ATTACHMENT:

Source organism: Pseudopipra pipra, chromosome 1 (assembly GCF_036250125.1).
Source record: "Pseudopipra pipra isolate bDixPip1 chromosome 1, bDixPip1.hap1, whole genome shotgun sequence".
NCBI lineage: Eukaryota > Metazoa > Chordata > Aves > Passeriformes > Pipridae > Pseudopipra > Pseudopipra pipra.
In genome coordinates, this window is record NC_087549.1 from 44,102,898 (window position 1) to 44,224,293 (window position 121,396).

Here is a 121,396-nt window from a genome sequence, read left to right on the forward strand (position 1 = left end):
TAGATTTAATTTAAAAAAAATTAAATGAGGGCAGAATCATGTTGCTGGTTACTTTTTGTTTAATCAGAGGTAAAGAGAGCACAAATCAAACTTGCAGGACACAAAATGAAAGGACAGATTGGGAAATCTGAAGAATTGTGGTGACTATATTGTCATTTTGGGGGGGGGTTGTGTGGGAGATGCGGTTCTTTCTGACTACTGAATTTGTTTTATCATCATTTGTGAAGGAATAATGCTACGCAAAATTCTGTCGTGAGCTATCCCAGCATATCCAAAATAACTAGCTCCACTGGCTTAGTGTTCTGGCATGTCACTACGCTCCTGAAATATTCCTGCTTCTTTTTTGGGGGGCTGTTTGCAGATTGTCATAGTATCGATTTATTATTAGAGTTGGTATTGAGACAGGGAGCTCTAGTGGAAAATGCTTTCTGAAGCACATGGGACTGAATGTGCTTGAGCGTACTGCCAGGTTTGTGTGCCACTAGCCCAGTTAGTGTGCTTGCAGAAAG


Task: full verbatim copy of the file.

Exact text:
Source organism: Pseudopipra pipra, chromosome 1 (assembly GCF_036250125.1).
Source record: "Pseudopipra pipra isolate bDixPip1 chromosome 1, bDixPip1.hap1, whole genome shotgun sequence".
NCBI lineage: Eukaryota > Metazoa > Chordata > Aves > Passeriformes > Pipridae > Pseudopipra > Pseudopipra pipra.
In genome coordinates, this window is record NC_087549.1 from 44,102,898 (window position 1) to 44,224,293 (window position 121,396).

Here is a 121,396-nt window from a genome sequence, read left to right on the forward strand (position 1 = left end):
TAGATTTAATTTAAAAAAAATTAAATGAGGGCAGAATCATGTTGCTGGTTACTTTTTGTTTAATCAGAGGTAAAGAGAGCACAAATCAAACTTGCAGGACACAAAATGAAAGGACAGATTGGGAAATCTGAAGAATTGTGGTGACTATATTGTCATTTTGGGGGGGGGTTGTGTGGGAGATGCGGTTCTTTCTGACTACTGAATTTGTTTTATCATCATTTGTGAAGGAATAATGCTACGCAAAATTCTGTCGTGAGCTATCCCAGCATATCCAAAATAACTAGCTCCACTGGCTTAGTGTTCTGGCATGTCACTACGCTCCTGAAATATTCCTGCTTCTTTTTTGGGGGGCTGTTTGCAGATTGTCATAGTATCGATTTATTATTAGAGTTGGTATTGAGACAGGGAGCTCTAGTGGAAAATGCTTTCTGAAGCACATGGGACTGAATGTGCTTGAGCGTACTGCCAGGTTTGTGTGCCACTAGCCCAGTTAGTGTGCTTGCAGAAAG